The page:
|for Tom Hardy's rippling biceps, thrusting punches at his estranged brother in a slightly unlikely tale that's as much a family drama as a fight film
|Joel Edgerton, Tom Hardy, Jennifer Morrison, Kevin Dunn, Nick Nolte
|23rd September 2011
WHAT’S IT ABOUT?
Paddy (Nick Nolte) is an ageing, recovering alcoholic from Irish stock, living alone in a run-down home, with nothing or no-one to keep him company except Jesus and the audio-books he listens to in his car.
When he comes home from church one day, he’s shocked to find his estranged son Tommy (Tom Hardy) waiting on his door step. With shoulders like an ox and a temperament to match, Tommy is back in town for one thing – he wants to return to his one true passion, fighting mixed-martial-arts style, and there’s no-one better to coach him than his old Dad. This is not about reconciliation, he insists; it’s just about the fighting. It’s not about keeping fit, either; it’s business – he’s got his eyes on the prize pot of a big money tournament just a few weeks ahead.
Meanwhile, over the other side – the posh side – of town, Paddy’s other, more modestly proportioned son Brendan (Joel Edgerton) appears to be enjoying an idyllic existence with his wife Tess (Jennifer Morrison) and kids.
But his life isn’t as perfect as it first seems. He’s estranged from both his brother and his father – and after a career as a prize-fighter, is now working as a high school physics teacher. But when the bank threatens to take back his house, he enters a small fight to try to win some cash. He succeeds, but the school finds out and he’s suspended.
With no job and the bank on his back, he’s running out of options? Pride won’t let him let down his wife and kids, but what can he do? Oh. Hang on. There’s apparently a big-money tournament just a few weeks away, so perhaps he can get back into training and pull those gloves back on?
You don’t suppose that despite both having been out of the ring for years and facing competition from the biggest and meanest mixed-martial-artists in the world, they might both qualify for the tournament, leave the other contenders on the canvas end up meeting in the final, do you?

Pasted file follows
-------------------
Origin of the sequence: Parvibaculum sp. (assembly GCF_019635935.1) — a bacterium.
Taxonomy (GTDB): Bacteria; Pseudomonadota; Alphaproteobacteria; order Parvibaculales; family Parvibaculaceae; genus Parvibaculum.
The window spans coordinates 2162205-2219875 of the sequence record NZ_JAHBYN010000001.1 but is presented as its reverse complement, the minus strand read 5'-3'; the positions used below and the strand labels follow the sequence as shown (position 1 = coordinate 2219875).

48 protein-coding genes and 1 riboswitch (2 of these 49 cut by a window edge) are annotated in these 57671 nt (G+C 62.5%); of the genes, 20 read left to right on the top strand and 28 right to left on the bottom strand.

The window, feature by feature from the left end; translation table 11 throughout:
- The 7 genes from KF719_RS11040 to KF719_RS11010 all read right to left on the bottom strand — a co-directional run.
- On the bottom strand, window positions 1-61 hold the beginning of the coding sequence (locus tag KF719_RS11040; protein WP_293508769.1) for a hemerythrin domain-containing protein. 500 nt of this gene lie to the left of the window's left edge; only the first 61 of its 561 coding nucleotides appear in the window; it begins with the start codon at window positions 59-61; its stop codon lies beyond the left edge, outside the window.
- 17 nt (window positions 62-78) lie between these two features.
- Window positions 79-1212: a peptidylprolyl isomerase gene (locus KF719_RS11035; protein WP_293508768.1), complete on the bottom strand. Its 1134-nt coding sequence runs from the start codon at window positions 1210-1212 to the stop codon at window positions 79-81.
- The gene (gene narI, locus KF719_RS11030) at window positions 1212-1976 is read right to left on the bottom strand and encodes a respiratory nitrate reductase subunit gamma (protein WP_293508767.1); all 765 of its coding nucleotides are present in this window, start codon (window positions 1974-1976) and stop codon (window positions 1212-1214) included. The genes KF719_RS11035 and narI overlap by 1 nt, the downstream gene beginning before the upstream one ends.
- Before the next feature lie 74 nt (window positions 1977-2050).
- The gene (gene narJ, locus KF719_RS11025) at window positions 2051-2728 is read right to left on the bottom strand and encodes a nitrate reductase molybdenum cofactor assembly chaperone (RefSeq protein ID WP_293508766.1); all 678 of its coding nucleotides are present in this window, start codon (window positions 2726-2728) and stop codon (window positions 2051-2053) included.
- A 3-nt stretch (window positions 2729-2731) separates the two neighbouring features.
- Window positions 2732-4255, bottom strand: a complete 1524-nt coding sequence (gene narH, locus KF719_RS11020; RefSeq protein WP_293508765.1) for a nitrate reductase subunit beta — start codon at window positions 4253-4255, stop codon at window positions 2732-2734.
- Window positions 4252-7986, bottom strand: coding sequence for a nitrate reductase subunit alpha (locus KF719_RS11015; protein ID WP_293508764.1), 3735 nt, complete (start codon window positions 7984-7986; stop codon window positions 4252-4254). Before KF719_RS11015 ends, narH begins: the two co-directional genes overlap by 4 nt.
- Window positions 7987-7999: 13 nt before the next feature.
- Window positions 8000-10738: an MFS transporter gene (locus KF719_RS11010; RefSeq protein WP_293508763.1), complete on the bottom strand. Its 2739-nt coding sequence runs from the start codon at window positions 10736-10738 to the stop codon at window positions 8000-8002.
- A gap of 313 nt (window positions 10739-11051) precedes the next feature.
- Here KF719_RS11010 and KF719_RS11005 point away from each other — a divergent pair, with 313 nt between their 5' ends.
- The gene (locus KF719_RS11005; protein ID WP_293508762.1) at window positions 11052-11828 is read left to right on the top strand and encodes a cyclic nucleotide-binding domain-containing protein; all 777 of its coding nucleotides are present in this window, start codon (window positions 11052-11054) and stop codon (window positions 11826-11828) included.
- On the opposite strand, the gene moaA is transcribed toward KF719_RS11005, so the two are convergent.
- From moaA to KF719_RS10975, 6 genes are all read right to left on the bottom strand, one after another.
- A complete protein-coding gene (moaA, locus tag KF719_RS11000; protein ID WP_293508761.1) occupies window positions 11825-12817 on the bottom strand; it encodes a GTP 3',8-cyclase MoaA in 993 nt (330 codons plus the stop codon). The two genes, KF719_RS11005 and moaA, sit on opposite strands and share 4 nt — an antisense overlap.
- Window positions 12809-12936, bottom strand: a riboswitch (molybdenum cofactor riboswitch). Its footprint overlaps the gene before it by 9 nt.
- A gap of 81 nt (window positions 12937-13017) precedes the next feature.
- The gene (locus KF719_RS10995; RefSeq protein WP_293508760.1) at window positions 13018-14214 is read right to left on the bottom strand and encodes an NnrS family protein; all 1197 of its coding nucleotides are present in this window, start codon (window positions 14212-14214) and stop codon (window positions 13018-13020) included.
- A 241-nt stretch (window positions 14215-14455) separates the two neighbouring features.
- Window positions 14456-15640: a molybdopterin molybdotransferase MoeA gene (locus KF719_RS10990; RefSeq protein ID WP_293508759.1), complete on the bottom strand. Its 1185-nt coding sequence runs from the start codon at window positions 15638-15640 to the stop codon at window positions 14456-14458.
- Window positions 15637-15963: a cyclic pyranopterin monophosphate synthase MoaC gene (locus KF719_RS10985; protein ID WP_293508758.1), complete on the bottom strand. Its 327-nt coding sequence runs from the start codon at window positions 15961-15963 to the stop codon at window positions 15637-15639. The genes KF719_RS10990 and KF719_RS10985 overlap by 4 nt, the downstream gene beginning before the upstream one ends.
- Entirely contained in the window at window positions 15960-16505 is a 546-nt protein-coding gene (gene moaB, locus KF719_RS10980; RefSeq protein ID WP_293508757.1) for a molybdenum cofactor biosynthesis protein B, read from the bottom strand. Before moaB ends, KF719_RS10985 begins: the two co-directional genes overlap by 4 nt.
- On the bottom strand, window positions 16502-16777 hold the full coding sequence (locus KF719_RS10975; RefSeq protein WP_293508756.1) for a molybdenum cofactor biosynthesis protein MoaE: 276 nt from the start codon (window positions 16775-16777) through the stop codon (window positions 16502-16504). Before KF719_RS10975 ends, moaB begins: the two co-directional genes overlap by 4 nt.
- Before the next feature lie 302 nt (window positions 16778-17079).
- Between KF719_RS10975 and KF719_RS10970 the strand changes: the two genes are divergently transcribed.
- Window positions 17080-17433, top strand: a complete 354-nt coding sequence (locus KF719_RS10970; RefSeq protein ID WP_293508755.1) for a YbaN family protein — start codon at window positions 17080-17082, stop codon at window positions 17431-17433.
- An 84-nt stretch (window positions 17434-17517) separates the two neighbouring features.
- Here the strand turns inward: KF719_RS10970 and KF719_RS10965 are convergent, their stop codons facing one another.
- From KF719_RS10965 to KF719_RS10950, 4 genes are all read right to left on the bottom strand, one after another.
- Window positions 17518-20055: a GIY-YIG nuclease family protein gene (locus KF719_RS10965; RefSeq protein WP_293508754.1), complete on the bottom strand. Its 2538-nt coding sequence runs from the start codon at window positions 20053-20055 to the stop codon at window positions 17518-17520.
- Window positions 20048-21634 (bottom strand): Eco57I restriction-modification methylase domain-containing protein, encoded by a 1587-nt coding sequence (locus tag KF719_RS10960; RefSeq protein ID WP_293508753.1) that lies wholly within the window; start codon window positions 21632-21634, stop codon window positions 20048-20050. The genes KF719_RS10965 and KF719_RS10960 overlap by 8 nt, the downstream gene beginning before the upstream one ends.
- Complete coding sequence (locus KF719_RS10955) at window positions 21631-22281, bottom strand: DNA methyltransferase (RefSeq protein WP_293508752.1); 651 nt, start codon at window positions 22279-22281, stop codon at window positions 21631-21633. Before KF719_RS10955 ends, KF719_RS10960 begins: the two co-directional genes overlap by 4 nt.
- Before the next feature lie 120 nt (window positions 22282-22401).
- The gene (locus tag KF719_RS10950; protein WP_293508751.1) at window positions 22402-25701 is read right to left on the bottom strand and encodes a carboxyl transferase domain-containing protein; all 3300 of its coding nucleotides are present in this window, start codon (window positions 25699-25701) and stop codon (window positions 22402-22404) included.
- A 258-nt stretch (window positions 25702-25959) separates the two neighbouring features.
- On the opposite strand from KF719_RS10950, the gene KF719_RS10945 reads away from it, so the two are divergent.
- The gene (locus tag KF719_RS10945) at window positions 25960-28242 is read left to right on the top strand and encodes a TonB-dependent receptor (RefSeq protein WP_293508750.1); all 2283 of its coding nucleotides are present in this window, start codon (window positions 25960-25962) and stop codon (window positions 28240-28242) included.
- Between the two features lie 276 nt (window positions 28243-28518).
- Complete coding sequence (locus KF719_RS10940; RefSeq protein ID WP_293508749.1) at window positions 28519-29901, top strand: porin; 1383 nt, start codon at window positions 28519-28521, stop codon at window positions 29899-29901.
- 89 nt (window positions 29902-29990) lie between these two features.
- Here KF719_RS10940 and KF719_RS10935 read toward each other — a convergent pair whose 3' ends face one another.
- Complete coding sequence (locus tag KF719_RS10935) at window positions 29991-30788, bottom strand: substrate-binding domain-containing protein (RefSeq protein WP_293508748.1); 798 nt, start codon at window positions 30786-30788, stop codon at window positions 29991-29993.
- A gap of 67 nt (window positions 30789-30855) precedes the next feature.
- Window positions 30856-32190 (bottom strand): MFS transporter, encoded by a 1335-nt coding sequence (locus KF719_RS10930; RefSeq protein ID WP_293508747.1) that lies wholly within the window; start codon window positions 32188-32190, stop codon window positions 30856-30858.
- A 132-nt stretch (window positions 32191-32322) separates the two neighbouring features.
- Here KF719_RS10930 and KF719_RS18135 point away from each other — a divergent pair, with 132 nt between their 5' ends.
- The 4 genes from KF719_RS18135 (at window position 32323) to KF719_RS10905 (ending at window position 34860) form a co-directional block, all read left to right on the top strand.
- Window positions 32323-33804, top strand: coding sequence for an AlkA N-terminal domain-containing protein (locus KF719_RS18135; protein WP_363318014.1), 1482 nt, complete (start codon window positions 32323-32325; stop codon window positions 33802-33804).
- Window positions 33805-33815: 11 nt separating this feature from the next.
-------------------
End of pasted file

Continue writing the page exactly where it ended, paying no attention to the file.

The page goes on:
WHAT’S IT LIKE?
OK, so this is riddled with clichés, but it’s not really any the worse for it.
We’ve got two brothers, estranged from each other and from their father.
We’ve got one brother from the good part of town, with a gorgeous wife and kids, but who’s threatened with losing everything he’s fought for. And then there’s the other brother who – apart from a tour of duty in Iraq – has never made it out of the bad part of town and has nothing going for him but his shoulders and his fists.
We’ve got a recovering alcoholic, who’s being kept going by his faith.
Then there’s the dream – the pot of gold at the end of the rainbow – and a chance that through training together or punching each other’s lights out, family relations might be restored.
With two underdog fighters striving for success, there’s a sense in which this feels a bit like two Rocky films stuck together, which partly explains why the film comes out at nearly two and a half hours – far too long for a film of its ilk. It takes an hour and a half to get to the big tournament and then there’s a full hour of round after round of bloody fist-fights.
Tom Hardy keeps you gripped to the screen through the slow or repetitive bits though, less so Nick Nolte, who’s a little bit too much of a one-note moping old misery, as his character demands. Joel Edgerton – his Australian accent popping out only once – and Jennifer Morrison are a typical suburban couple that could’ve been plucked out of any US TV drama.